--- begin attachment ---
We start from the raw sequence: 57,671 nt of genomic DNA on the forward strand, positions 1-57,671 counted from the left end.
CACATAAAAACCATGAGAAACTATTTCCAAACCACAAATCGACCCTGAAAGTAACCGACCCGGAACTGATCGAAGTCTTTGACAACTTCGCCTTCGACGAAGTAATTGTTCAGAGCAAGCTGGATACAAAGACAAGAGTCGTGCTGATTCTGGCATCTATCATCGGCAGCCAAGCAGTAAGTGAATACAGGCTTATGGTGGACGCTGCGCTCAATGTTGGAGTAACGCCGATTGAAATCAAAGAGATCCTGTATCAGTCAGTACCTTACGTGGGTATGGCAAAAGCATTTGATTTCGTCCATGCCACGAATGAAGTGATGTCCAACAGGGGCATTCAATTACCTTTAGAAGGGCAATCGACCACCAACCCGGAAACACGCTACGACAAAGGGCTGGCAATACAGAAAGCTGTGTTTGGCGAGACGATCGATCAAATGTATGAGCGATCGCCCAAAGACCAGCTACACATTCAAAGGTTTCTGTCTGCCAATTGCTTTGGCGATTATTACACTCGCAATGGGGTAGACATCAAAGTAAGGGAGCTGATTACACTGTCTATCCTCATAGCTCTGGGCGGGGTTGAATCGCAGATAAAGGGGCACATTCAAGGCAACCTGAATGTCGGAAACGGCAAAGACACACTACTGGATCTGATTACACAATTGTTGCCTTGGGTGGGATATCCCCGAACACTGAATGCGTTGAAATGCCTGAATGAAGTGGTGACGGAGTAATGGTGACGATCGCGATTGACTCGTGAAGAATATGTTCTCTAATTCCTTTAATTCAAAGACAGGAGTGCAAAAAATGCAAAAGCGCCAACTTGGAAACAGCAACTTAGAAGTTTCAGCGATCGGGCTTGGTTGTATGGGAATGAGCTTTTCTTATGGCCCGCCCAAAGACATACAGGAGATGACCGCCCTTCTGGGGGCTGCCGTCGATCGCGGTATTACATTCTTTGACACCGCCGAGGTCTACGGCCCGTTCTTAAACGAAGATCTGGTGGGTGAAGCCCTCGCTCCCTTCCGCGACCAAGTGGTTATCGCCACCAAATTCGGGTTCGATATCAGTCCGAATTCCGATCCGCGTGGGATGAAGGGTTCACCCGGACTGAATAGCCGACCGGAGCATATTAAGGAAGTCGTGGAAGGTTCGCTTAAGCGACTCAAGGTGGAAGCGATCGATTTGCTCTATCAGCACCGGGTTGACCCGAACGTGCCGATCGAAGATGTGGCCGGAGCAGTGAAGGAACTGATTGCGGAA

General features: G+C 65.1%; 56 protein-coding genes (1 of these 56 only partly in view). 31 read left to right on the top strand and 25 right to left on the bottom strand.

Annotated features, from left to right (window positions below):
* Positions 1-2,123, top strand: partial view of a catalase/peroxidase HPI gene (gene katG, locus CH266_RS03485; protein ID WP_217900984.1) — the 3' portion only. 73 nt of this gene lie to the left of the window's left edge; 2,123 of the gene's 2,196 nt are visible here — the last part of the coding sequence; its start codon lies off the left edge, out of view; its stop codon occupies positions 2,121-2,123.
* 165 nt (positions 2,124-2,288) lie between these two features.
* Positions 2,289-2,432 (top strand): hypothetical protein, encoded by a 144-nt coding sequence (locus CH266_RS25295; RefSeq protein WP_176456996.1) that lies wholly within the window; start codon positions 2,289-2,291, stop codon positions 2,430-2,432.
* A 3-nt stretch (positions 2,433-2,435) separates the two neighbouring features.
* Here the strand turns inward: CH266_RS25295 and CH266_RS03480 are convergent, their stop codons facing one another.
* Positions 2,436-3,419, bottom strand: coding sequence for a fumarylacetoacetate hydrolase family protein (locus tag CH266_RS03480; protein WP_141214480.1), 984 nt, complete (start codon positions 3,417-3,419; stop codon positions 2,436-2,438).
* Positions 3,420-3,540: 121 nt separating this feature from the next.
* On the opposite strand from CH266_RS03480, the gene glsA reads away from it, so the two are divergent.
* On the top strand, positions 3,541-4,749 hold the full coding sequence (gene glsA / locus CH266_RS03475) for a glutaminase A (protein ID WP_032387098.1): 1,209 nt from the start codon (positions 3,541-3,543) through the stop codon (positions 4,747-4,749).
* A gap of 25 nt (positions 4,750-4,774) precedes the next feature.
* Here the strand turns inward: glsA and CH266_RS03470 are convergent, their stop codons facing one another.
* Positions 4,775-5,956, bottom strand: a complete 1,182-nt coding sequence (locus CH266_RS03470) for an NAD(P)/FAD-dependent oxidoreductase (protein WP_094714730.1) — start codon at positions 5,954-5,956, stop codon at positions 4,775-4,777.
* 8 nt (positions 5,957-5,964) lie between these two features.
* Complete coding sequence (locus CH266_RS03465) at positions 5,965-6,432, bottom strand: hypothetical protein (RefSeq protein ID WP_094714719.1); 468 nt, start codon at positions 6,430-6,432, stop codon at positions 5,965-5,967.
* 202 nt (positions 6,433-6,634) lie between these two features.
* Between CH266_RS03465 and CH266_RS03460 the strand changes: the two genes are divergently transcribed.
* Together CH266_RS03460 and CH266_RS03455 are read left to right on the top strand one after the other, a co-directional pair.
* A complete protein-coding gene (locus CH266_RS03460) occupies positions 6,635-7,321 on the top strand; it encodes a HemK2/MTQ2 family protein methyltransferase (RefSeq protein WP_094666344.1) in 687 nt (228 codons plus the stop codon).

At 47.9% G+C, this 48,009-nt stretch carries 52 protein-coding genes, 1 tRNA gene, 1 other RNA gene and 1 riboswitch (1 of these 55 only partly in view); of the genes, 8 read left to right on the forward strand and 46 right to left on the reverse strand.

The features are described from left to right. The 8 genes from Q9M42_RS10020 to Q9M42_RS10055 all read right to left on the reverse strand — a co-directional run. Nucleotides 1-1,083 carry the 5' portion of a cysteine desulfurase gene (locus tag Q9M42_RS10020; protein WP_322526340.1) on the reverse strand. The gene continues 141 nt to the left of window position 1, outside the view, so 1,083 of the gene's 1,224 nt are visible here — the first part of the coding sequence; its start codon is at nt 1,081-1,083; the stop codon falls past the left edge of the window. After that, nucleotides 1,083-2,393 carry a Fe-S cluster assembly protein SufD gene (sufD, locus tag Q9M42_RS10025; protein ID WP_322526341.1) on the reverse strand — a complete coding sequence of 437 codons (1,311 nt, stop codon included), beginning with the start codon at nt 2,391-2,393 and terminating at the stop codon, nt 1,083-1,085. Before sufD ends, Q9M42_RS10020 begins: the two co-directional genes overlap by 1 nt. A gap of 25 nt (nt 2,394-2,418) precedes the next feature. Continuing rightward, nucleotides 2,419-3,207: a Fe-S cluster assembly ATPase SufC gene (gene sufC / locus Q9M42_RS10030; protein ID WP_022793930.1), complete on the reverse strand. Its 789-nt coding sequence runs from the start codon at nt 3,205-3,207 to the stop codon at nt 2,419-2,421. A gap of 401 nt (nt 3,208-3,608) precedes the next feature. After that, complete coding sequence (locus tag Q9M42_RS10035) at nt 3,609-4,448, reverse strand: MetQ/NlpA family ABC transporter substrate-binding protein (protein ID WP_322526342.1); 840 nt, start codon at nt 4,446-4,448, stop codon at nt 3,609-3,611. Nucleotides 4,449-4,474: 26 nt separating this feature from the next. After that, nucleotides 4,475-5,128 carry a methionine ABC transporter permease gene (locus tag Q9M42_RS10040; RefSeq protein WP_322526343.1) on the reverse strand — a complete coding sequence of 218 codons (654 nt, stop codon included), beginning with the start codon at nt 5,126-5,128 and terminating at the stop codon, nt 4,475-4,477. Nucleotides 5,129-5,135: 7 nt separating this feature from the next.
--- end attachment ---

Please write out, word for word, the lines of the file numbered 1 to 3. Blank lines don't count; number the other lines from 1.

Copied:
We start from the raw sequence: 57,671 nt of genomic DNA on the forward strand, positions 1-57,671 counted from the left end.
CACATAAAAACCATGAGAAACTATTTCCAAACCACAAATCGACCCTGAAAGTAACCGACCCGGAACTGATCGAAGTCTTTGACAACTTCGCCTTCGACGAAGTAATTGTTCAGAGCAAGCTGGATACAAAGACAAGAGTCGTGCTGATTCTGGCATCTATCATCGGCAGCCAAGCAGTAAGTGAATACAGGCTTATGGTGGACGCTGCGCTCAATGTTGGAGTAACGCCGATTGAAATCAAAGAGATCCTGTATCAGTCAGTACCTTACGTGGGTATGGCAAAAGCATTTGATTTCGTCCATGCCACGAATGAAGTGATGTCCAACAGGGGCATTCAATTACCTTTAGAAGGGCAATCGACCACCAACCCGGAAACACGCTACGACAAAGGGCTGGCAATACAGAAAGCTGTGTTTGGCGAGACGATCGATCAAATGTATGAGCGATCGCCCAAAGACCAGCTACACATTCAAAGGTTTCTGTCTGCCAATTGCTTTGGCGATTATTACACTCGCAATGGGGTAGACATCAAAGTAAGGGAGCTGATTACACTGTCTATCCTCATAGCTCTGGGCGGGGTTGAATCGCAGATAAAGGGGCACATTCAAGGCAACCTGAATGTCGGAAACGGCAAAGACACACTACTGGATCTGATTACACAATTGTTGCCTTGGGTGGGATATCCCCGAACACTGAATGCGTTGAAATGCCTGAATGAAGTGGTGACGGAGTAATGGTGACGATCGCGATTGACTCGTGAAGAATATGTTCTCTAATTCCTTTAATTCAAAGACAGGAGTGCAAAAAATGCAAAAGCGCCAACTTGGAAACAGCAACTTAGAAGTTTCAGCGATCGGGCTTGGTTGTATGGGAATGAGCTTTTCTTATGGCCCGCCCAAAGACATACAGGAGATGACCGCCCTTCTGGGGGCTGCCGTCGATCGCGGTATTACATTCTTTGACACCGCCGAGGTCTACGGCCCGTTCTTAAACGAAGATCTGGTGGGTGAAGCCCTCGCTCCCTTCCGCGACCAAGTGGTTATCGCCACCAAATTCGGGTTCGATATCAGTCCGAATTCCGATCCGCGTGGGATGAAGGGTTCACCCGGACTGAATAGCCGACCGGAGCATATTAAGGAAGTCGTGGAAGGTTCGCTTAAGCGACTCAAGGTGGAAGCGATCGATTTGCTCTATCAGCACCGGGTTGACCCGAACGTGCCGATCGAAGATGTGGCCGGAGCAGTGAAGGAACTGATTGCGGAA

General features: G+C 65.1%; 56 protein-coding genes (1 of these 56 only partly in view). 31 read left to right on the top strand and 25 right to left on the bottom strand.